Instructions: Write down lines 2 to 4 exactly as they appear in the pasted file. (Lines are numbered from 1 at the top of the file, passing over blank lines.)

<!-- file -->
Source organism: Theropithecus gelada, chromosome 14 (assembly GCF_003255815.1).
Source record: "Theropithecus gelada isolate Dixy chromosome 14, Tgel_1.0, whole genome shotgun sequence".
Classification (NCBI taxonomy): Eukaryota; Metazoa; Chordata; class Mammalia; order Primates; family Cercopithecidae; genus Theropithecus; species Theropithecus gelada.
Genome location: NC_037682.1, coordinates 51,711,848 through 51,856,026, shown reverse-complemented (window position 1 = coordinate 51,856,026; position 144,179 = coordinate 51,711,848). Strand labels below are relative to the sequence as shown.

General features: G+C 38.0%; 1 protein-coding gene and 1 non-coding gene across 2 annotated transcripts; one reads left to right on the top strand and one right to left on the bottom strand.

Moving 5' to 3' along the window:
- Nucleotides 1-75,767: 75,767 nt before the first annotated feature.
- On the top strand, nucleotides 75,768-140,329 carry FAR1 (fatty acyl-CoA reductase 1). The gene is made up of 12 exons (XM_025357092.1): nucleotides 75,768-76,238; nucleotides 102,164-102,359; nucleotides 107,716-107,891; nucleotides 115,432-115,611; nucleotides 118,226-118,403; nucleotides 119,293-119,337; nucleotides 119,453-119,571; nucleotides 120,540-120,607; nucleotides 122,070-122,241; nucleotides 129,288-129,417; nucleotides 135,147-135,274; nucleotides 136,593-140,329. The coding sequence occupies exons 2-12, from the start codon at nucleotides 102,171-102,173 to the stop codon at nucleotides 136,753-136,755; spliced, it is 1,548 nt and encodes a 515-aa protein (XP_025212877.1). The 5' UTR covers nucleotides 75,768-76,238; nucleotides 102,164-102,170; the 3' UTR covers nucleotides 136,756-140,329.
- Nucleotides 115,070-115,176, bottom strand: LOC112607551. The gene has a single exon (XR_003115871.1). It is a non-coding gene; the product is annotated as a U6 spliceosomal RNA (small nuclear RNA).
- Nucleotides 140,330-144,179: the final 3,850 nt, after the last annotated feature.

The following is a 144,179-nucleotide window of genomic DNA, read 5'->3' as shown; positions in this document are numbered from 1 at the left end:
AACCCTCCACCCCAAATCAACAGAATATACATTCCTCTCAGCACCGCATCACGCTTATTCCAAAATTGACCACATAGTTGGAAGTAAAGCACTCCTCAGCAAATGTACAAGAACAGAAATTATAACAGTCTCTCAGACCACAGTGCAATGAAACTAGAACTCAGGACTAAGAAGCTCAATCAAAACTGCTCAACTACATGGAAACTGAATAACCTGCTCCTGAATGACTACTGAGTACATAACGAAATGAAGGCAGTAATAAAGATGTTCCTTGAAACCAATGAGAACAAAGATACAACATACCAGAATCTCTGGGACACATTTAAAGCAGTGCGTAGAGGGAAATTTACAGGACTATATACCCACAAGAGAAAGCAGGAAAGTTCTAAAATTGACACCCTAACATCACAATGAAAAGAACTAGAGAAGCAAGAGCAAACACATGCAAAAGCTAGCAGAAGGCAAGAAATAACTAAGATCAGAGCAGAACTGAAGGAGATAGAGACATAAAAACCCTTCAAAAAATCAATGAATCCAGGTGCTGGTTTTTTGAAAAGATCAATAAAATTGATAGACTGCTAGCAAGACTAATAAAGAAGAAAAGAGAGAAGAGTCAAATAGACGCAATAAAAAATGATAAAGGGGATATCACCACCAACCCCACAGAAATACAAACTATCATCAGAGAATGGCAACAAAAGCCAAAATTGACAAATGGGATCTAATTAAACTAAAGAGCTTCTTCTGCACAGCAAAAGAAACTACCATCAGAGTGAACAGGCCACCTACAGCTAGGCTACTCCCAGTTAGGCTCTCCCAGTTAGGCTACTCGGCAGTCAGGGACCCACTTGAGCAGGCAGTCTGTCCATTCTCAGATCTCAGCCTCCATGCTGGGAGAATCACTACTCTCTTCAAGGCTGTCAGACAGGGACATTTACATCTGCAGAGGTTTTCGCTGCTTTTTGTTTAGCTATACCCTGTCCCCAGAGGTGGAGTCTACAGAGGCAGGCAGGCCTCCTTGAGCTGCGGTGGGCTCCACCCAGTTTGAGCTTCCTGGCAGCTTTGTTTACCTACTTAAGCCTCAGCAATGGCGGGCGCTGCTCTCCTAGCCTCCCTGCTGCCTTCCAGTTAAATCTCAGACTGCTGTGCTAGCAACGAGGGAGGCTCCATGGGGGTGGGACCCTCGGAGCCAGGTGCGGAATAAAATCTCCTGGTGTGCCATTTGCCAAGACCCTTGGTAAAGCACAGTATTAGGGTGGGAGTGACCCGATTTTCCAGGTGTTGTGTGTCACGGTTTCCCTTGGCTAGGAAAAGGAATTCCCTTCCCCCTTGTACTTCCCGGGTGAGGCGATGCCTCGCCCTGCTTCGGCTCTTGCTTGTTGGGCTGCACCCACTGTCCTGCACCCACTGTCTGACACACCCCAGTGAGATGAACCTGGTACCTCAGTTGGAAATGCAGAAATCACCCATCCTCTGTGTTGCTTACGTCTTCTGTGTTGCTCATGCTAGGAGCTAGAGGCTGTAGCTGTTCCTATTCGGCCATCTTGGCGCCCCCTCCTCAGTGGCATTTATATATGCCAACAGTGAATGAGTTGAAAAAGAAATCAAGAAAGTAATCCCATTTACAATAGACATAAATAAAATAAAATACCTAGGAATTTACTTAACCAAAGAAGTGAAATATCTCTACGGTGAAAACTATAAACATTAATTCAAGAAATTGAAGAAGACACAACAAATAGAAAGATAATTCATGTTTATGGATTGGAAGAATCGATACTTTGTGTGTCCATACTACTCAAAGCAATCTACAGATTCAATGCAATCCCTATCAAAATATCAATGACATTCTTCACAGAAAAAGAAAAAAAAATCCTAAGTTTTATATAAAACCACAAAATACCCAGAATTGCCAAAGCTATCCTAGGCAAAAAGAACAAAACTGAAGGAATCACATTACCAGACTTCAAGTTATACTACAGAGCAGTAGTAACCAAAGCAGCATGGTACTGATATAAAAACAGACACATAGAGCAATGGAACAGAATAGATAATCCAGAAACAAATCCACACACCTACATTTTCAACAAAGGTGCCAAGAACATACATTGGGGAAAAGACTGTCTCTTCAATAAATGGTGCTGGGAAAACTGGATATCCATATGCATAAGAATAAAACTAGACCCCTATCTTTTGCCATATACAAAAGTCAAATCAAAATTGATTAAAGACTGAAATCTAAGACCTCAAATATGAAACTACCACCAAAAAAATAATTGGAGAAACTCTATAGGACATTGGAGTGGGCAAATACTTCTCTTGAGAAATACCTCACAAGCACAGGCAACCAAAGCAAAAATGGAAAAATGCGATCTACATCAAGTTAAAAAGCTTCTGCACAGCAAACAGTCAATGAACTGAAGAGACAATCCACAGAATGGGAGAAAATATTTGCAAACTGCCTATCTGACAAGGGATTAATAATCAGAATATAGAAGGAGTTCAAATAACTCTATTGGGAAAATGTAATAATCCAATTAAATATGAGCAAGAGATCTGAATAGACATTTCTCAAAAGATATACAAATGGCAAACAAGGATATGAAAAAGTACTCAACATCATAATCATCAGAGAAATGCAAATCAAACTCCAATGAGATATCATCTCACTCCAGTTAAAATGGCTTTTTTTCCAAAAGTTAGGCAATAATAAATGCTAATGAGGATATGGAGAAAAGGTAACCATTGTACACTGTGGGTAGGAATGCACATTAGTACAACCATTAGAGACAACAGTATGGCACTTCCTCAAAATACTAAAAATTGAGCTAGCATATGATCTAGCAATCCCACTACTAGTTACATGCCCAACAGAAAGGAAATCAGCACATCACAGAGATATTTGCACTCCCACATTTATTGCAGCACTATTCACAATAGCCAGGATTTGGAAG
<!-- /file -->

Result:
Source record: "Theropithecus gelada isolate Dixy chromosome 14, Tgel_1.0, whole genome shotgun sequence".
Classification (NCBI taxonomy): Eukaryota; Metazoa; Chordata; class Mammalia; order Primates; family Cercopithecidae; genus Theropithecus; species Theropithecus gelada.
Genome location: NC_037682.1, coordinates 51,711,848 through 51,856,026, shown reverse-complemented (window position 1 = coordinate 51,856,026; position 144,179 = coordinate 51,711,848). Strand labels below are relative to the sequence as shown.